Charlie Hall is no stranger to leaks.
As a self-employed plumber, he plugs them all the time.
But there's one leak Hall, owner of Wrangler Plumbing, can't seem to fix -- it's the one flowing out of his wallet.
"This is the highest I've seen (gas prices) go," Hall said. "It has put our overhead way up there."
If your empty gasoline tank makes you want to kick something, you're not alone. Since Valentine's Day, national fuel prices have jumped 38.2 cents, topping off at about $2.53 a gallon earlier this week, according to the Energy Information Administration (EIA).
On the West coast, including Arizona, drivers are paying more than $2.60 a gallon for premium-grade gasoline, $2.58 for diesel, and this region's prices are beating out the rest of the nation.
In Carmel, Calif., a gallon of gasoline is going for $3.12.
The extra fuel costs have many small business owners in a quandary. Hall said he's struggling to maintain his affordable prices while the bottom line crumbles underneath him.
Hall's three work vehicles and two septic pump trucks live on plenty of diesel-power. The pump trucks alone consume 60 to 70 gallons each.
At $2.36 a gallon -- the going rate in Payson -- that's more than $165 to fill 'er up.
"We can't have fuel efficient vehicles because we can't do our work in a small truck," said Hall who drives as far as Tonto Basin and Forest Lakes to pump septic tanks. "You can't drive up in a Toyota pickup and expect to have everything you need."
Joseph Weathersby, owner of Lightning Transportation, a limousine service in Payson, said between fuel costs and his $1,100-a-month insurance premium to be properly licensed, he and his business partner and wife, Debbie can only hope gas prices take a downturn.
Weathersby said monthly fuel expenses for his two service vehicles -- a van and a limo -- hovered around $400 about four weeks ago. With the recent spike in fuel costs, he pays at least $200 more.
The Weathersbys are especially concerned about their long-distance service. Their business takes them to the Valley five to seven times a week, and as far as Gallup, N.M. "It's affecting the bottom line," Debbie said. "We haven't put it on our customers because it's not their fault that the gas prices have gone up."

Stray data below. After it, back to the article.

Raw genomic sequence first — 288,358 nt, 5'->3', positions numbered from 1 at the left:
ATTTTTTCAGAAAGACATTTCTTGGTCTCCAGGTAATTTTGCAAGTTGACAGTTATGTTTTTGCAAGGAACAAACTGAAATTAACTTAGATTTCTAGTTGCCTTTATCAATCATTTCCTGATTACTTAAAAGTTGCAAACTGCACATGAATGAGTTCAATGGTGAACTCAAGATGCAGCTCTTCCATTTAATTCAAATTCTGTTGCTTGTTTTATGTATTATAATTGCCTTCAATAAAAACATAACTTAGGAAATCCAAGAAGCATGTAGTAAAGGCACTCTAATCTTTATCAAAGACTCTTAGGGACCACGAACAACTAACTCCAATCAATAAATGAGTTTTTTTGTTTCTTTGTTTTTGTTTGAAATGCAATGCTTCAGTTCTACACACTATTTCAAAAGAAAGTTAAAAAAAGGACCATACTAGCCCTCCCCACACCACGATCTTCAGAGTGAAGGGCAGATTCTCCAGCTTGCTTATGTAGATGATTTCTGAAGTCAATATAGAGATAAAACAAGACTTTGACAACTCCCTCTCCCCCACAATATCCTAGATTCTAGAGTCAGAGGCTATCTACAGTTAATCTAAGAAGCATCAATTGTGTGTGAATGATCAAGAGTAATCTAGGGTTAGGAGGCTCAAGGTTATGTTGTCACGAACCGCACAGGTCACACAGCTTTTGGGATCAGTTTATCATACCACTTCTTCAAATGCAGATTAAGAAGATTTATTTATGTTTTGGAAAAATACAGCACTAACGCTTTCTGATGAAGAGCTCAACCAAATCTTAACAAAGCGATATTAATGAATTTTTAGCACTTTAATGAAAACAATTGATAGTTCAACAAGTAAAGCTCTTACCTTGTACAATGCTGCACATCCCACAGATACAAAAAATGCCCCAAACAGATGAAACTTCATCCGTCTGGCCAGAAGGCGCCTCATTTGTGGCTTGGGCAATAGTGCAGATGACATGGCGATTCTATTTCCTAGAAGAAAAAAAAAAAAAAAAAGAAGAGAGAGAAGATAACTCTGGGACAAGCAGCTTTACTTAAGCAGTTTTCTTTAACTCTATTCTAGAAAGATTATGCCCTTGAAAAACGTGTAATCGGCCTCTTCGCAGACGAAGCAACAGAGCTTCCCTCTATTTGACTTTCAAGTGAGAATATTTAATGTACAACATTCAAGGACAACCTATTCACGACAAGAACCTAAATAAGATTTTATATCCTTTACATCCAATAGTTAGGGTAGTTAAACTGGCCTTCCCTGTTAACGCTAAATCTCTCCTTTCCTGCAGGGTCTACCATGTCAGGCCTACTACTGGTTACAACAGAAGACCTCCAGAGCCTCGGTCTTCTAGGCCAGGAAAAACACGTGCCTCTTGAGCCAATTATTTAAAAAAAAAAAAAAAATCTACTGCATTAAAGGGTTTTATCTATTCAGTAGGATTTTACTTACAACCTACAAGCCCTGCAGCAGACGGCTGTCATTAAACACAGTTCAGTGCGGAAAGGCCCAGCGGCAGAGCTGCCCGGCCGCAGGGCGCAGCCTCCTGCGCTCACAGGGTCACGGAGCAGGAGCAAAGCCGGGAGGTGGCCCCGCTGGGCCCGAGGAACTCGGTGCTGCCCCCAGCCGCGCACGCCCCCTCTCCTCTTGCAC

Well, sort of. Consumers, first and foremost, drive the petroleum market -- supply and demand -- basic economics. As international demand gets drunk on the world's petroleum supply, prices will remain high, reported the EIA. Don't be surprised if the kegger continues into the summer as Americans fuel up their Winnebagos, SeaDos and all-terrain vehicles.
Perhaps you bought a diesel truck, admiring its pulling prowess and economic grace. Leisure enthusiasts all over the Rim country could find disappointment instead of recreation bliss if fuel prices don't drop by June.
Diesel has increased nearly 60 percent from this time last year. Earlier this week, the EIA said that a gallon of diesel tipped at $2.58.
Diesel is becoming increasingly expensive, according to the EIA, because of rising crude oil prices. Political instability in the Middle East, stagnant petroleum supplies, limited output, and excessive refinery costs are the villains. In accordance with new Environmental Protection Agency standards, low-sulfur diesel is more expensive to manufacture -- and some motorists are already feeling the squeeze.
"Am I upset about the pricing? You bet I am," said Don Monteath who's planning an RV trek north this summer.
He hasn't yet canceled his vacation, but he's reconsidering, especially if gas prices don't stabilize, and his road-trip ends up covering 6,000 miles like it did last summer.
"If it gets too ridiculous. I may call the long trip off," he said. "We won't give up, but we'll pull it back."
All things considered, fuel prices are still a few cents short of what motorists paid 20 years ago.
According to the Bureau of Labor Statistics, in April 1985, a gallon of unleaded was $1.20 -- seems cheap compared to what gasoline costs today. But, if you provide for inflation, the Consumer Price Index calculates the same gallon of gasoline at $2.79 in the current economy.
Even government agencies can't shake ugly gasoline prices.
Payson Police Department Chief Gordon Gartner said his $38,000 fuel budget for 2004-2005 is all but a dream. He estimated that if gas prices don't recede, the department could spill over its fuel allotment by as much as $10,000.
Gartner emphasized that gasoline is, unfortunately, a cost of doing police work, and will not affect their level of service.
"We pretty much have to do what we have to do," Gartner said. "There's not a lot we can do about it."
Joe Martin, director of support operations, assessed his fleet of Payson Unified School District's 25 buses that transport 742 students. Martin said the school district is trying to cut down on fuel costs by encouraging employees to carpool to meetings during business hours in government-owned vehicles.
Martin said the scheduled maintenance of buses keeps them running efficiently.
"If there are any vehicles that are gas hogs, we try to rotate them out," Martin said.
And, be sure to rotate out any bad gasoline-guzzling habits to conserve fuel.
Dianne Engle, a post office letter carrier in Payson, said gas prices have forced her to think more about driving.
"Before I go anywhere, I think, ‘Do I really need to go on this trip?'" Engle said. "I try to combine things and get more done with each trip."
The U.S. Environmental Protection Agency suggests that drivers obey the speed limit, minimize idling, use cruise controls and overdrive gears, and refrain from goosing the engine and slamming on the brakes.
For more information about gas prices, visit: www.gaspricewatch.com.